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SpaceX installs 29 Raptor engines on Superheavy #4

Capitalism in space: SpaceX has now installed 29 Raptor engines on the fourth Superheavy prototype, intended to be the first to attempt an orbital launch, even as the company also prepares Starship prototype #20 for that flight.

In a marked increase to the already-impressive production cadence at SpaceX Starbase, it’s all hands on deck with Booster 4 and Ship 20 preparations ahead of the duo being sent to the launch site. Booster 4 was stacked on Sunday, with all 29 Raptors installed by Monday morning. While the orbital launch attempt is not imminent, the duo is expected to undergo a series of ground testing objectives, including multiple Static Fire tests for the booster. This will also provide time to complete the final elements of the Orbital Launch Site (OLS), from which the duo will conduct the milestone test flight.

Following a short ground testing campaign with Booster 3, which included cryo proofing and a three-engine Static Fire test, the focus is now on what will become the first integrated stack of a Super Heavy booster and a Starship vehicle. This is set to be achieved in double-quick time, following a call to arms from SpaceX to its workforce. This included the transportation of hundreds of workers from other sites in the country, as per a memo leaked on Facebook.

As predicted, SpaceX did not succeed in launching Superheavy/Starship on its first orbital test flight in August. However, as predicted the company is clearly pushing to attempt that flight before the end of the summer. Right now, based on the pace of operations, what has been accomplished, and what needs to be accomplished, I estimate that flight will likely occur sometime around late September to early October.

It also seems very obvious that SpaceX is trying very hard to beat SLS into orbit. If successful, it will underline most starkly the difference between free enterprise and government operations. The former got it done in about four years, for less than $6 billion. The latter has taken seventeen years, and about $60 billion, and has still not launched.

And even if SLS launches first, that contrast remains.


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  • pawn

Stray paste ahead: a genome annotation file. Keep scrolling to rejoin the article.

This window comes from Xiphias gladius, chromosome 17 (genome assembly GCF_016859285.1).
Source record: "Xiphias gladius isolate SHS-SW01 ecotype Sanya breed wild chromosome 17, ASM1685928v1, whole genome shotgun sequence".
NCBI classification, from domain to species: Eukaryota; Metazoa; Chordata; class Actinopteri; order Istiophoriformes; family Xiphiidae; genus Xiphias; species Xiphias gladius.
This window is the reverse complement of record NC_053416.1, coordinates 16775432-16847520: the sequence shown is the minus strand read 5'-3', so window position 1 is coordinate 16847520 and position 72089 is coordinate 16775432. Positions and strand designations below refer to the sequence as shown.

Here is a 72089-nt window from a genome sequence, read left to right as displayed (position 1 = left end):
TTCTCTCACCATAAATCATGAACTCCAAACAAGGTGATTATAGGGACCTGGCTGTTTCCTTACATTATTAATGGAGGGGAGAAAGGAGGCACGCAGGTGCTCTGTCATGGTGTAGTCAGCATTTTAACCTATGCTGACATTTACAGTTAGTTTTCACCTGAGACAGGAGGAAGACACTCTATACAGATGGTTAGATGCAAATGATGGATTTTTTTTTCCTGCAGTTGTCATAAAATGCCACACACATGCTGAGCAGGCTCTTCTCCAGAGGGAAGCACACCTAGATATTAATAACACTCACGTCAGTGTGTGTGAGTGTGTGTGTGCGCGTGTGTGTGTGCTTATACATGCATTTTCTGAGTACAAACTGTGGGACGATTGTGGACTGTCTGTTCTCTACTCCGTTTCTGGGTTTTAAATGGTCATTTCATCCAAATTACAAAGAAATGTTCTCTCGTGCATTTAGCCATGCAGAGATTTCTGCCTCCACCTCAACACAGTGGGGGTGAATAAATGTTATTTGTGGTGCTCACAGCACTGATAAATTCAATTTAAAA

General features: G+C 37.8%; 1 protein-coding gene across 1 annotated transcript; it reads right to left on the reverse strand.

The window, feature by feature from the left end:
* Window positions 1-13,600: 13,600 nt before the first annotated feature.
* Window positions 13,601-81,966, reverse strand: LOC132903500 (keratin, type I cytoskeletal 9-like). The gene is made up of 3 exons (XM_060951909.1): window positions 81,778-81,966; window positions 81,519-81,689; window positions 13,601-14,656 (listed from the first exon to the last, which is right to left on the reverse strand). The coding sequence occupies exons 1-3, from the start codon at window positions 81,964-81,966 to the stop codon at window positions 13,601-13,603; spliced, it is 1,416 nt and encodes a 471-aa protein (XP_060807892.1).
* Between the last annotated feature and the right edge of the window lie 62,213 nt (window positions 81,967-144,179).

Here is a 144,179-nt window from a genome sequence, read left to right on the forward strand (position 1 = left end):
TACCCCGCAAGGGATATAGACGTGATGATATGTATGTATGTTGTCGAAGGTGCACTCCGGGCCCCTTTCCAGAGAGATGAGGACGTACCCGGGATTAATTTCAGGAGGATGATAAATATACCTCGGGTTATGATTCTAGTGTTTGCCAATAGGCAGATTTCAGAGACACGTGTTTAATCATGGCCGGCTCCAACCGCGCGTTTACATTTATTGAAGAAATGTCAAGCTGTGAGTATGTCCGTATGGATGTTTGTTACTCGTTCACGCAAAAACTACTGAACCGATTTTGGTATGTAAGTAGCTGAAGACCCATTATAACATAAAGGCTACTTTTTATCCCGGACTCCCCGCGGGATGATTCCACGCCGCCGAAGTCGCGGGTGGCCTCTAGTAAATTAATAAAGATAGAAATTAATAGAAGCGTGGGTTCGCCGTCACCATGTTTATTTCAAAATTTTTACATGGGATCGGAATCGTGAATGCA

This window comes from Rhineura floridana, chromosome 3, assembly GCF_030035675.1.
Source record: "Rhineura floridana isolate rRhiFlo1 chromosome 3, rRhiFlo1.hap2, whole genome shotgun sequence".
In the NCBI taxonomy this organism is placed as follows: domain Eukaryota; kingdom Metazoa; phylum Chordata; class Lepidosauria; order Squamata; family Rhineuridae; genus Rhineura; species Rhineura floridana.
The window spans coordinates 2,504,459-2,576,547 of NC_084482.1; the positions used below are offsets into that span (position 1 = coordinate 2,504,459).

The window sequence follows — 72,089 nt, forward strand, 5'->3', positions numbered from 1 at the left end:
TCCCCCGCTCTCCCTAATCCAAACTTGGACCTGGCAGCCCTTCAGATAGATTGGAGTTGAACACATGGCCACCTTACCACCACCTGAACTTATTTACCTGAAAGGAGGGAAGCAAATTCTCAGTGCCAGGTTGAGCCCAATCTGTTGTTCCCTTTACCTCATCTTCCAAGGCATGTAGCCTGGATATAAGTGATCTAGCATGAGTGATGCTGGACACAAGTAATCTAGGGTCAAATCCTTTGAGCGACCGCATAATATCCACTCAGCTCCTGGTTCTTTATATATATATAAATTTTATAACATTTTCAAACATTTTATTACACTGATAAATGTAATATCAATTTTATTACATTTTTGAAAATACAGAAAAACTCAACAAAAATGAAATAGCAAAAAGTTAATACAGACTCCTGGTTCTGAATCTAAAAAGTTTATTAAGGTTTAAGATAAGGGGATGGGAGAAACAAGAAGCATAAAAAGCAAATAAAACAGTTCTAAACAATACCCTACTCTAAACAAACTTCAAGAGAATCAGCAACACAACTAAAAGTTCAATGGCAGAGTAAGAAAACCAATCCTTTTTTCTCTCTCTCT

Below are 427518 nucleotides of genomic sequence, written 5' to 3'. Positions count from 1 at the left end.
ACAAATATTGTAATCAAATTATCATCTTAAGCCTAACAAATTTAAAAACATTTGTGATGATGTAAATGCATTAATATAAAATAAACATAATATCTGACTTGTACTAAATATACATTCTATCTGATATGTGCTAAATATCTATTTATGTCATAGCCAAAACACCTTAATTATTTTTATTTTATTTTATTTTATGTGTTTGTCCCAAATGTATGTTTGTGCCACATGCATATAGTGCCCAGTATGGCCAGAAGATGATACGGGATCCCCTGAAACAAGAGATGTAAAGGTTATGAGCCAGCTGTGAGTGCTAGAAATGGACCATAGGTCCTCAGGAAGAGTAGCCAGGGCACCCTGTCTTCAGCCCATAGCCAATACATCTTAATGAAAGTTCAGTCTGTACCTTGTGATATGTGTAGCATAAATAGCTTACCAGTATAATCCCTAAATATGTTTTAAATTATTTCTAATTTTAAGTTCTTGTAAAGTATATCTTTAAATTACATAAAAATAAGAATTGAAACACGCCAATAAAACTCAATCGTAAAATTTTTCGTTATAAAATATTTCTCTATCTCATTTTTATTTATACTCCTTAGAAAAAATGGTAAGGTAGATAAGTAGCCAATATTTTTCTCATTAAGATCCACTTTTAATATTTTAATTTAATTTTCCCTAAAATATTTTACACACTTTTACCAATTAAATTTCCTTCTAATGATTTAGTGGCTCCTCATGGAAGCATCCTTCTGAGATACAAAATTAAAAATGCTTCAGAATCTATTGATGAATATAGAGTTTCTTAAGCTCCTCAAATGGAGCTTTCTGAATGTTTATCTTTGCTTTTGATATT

Somebody probably won a bet. This is the kind of thing that happens when you have a team that is chopping at the bit to prove themselves.

  • Skunk Bucket

    It’s probably too soon to say that “SpaceX did not succeed in launching Superheavy/Starship on its first orbital test flight in August,” but it’s a good bet that they won’t. (Typo, I know.) In any case, when they light this candle it’s going to be a whale of a show. I’m trying to figure out if it’s worth driving down to the Brownsville area from Colorado to watch the launch. It would definitely be something to tell the grandkids about (assuming that my kids ever get off their collective asses and give me any.)

  • Ray Van Dune

    Installing 29 of anything overnight is impressive, but hopefully installation is only the first steps in the process of qualifying a full booster flight-set of Raptor engines.

    Another thing… as valuable as Raptors are at this point, I’ll bet Elon is still noodling about how to avoid wasting 35 of them by soaking them in saltwater! The question boils down to how valuable strategically would it be to successfully (if partially) demo the system soon. even with the certainty of wasting a load of costly hardware?

    Well, if it all works, it’s a stunner. but if you add more risk to recover some engines you add more risk of a failure, perhaps a dangerous one that could set you back seriously. So my advice is grit your teeth and go forward with the plan, good buddy!

  • Jeff Wright

    I think no. 4 was just hexed: I saw a crane-thing in front of the the engine cluster in a picture.

    The lift crane-thing had these words on it:


  • Patrick Underwood

    Just use the FAA and its environmental impact assessment to ensure that Starship can’t fly before SLS. Problem solved!!